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I'm trying to test if a character in a string is a space, and I'm getting extremely frustrated:

string my_string;
cin >> my_string;
for (int i = 0; i < my_string.length(); i++)
    {
        if (my_string[i] == ' ') // this never becomes true...
        {
            cout << "this text should pop, but never does" << endl;
        }
    }

I'm not getting any errors and I've looked online, but people on different forums say this is how to test for a space. Uh.

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Should work. Does my_string really contain spaces? –  Pete Wilson May 4 '11 at 3:04
    
@Pete: my_string will never contain a space because the formatted read reads a single word. –  Loki Astari May 4 '11 at 3:26

3 Answers 3

up vote 8 down vote accepted

when you say

cin >> my_string;

you are taking formatted input. std::cin discards any whitespace in that line, and it reads up to and yields only a single word.

try instead

std::string my_string;
std::getline(std::cin, my_string);

to get a single line, or

#include <iterator>

// ...
std::string my_string((std::istreambuf_iterator<char>(std::cin)),
                      std::istreambuf_iterator<char>());

to get everything up to an end-of-file mark into the string.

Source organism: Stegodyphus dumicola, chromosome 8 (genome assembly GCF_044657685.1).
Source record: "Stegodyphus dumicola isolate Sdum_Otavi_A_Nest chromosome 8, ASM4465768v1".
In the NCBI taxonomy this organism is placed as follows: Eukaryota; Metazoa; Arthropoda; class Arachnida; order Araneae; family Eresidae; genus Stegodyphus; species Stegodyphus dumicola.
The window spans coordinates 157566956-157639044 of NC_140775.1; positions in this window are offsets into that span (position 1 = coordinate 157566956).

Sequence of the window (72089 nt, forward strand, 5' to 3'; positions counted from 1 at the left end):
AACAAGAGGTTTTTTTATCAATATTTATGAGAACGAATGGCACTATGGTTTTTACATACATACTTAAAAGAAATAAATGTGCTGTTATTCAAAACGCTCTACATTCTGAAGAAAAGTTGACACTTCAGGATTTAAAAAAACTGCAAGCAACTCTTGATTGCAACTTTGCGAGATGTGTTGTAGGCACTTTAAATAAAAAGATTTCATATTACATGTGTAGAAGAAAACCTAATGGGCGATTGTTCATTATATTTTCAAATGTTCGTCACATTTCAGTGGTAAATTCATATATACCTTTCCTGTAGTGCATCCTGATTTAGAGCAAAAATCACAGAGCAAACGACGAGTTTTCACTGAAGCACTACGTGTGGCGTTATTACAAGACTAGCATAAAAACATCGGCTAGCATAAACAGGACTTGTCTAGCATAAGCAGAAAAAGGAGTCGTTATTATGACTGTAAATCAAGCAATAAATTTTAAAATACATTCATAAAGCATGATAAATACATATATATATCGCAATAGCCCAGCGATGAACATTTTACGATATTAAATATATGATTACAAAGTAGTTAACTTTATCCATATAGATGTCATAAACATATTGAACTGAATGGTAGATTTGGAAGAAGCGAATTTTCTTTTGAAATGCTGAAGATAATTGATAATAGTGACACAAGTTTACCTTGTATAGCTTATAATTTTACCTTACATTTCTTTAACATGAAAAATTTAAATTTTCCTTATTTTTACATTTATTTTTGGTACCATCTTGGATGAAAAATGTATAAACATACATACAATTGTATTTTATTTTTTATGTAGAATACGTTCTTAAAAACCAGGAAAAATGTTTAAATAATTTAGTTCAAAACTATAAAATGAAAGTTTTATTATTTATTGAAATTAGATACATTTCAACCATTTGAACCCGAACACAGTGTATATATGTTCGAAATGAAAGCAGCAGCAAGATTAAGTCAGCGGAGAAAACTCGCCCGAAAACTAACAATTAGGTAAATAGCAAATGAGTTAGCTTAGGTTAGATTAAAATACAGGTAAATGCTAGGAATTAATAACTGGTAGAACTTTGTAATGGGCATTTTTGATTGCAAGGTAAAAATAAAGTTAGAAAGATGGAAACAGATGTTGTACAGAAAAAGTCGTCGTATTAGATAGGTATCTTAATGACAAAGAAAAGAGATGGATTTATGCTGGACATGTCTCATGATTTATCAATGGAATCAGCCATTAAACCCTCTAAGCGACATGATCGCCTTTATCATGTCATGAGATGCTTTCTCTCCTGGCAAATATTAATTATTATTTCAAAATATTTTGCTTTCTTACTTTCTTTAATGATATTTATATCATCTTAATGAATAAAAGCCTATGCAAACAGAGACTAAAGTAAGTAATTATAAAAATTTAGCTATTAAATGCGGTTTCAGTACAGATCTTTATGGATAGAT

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Great answer, appreciate it. –  Christian May 4 '11 at 2:59
    
What would i use if i wanted to eliminate the trailing '\n'? –  Christian May 4 '11 at 3:03
    
@vorbis getline throws is away –  Pepe May 4 '11 at 3:06
    
std::getline() gives you a line without the trailing newline character. All of the members of the getline() family of functions behave this way, discarding the delimiter when reached. –  wilhelmtell May 4 '11 at 3:06

Thats because cin stops reading at the first whitespace so you never actually read the entire sentence but the first word. Use getline instead.

std::string my_string;
std::getline(std::cin, my_string);
for (int i = 0; i < my_string.length(); i++)
    {
        if (my_string[i] == ' ') // this never becomes true...
        {
            std::cout << "this text should pop, but never does" << std::endl;
        }
    }
share|improve this answer
    
Really? I've typed in sentences before using a single cin and its been able to return ever character back to me. –  Christian May 4 '11 at 2:55
    
Yup. Try cout<<m_string and see what's being stored. –  Pepe May 4 '11 at 3:00

Additionnally to test whether a space is present use std::string::find!

std::string my_string;
std::cin >> my_string; // please do not use « using namespace std; » if possible
size_t space_position = my_string.find(' ');
if(space_position != std::string::npos)
{
    std::cout << "found space" << std::endl;
}
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